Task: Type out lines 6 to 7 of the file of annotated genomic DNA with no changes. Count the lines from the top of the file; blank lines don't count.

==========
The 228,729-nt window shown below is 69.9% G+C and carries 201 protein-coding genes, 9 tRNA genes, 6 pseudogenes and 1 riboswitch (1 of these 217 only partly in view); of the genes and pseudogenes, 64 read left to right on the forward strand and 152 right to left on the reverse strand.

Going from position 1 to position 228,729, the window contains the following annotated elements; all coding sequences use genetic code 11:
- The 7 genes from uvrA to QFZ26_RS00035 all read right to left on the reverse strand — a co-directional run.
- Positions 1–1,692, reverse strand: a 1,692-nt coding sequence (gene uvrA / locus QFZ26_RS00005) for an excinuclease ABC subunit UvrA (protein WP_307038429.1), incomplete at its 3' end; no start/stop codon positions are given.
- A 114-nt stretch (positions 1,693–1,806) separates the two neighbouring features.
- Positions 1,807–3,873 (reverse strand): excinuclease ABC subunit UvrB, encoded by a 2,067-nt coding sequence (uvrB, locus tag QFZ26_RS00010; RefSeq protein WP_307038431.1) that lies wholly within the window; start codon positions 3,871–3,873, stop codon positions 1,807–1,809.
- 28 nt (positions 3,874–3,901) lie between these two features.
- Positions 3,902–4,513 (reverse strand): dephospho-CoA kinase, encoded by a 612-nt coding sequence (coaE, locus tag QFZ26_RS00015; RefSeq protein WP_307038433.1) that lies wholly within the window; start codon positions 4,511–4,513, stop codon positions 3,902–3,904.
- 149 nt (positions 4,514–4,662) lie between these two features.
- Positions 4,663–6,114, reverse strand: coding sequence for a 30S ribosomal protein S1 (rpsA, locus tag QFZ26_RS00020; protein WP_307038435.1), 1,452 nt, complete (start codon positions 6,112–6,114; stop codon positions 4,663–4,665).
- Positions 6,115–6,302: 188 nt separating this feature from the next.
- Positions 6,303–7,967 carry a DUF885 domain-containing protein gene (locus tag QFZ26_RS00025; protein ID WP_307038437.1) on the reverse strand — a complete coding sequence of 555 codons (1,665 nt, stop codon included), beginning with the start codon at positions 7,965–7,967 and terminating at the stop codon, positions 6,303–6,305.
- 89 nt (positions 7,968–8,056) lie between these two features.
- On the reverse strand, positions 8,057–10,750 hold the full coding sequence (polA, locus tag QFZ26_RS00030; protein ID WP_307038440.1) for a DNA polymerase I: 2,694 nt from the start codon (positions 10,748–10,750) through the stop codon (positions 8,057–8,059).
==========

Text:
- Positions 1,807–3,873 (reverse strand): excinuclease ABC subunit UvrB, encoded by a 2,067-nt coding sequence (uvrB, locus tag QFZ26_RS00010; RefSeq protein WP_307038431.1) that lies wholly within the window; start codon positions 3,871–3,873, stop codon positions 1,807–1,809.
- 28 nt (positions 3,874–3,901) lie between these two features.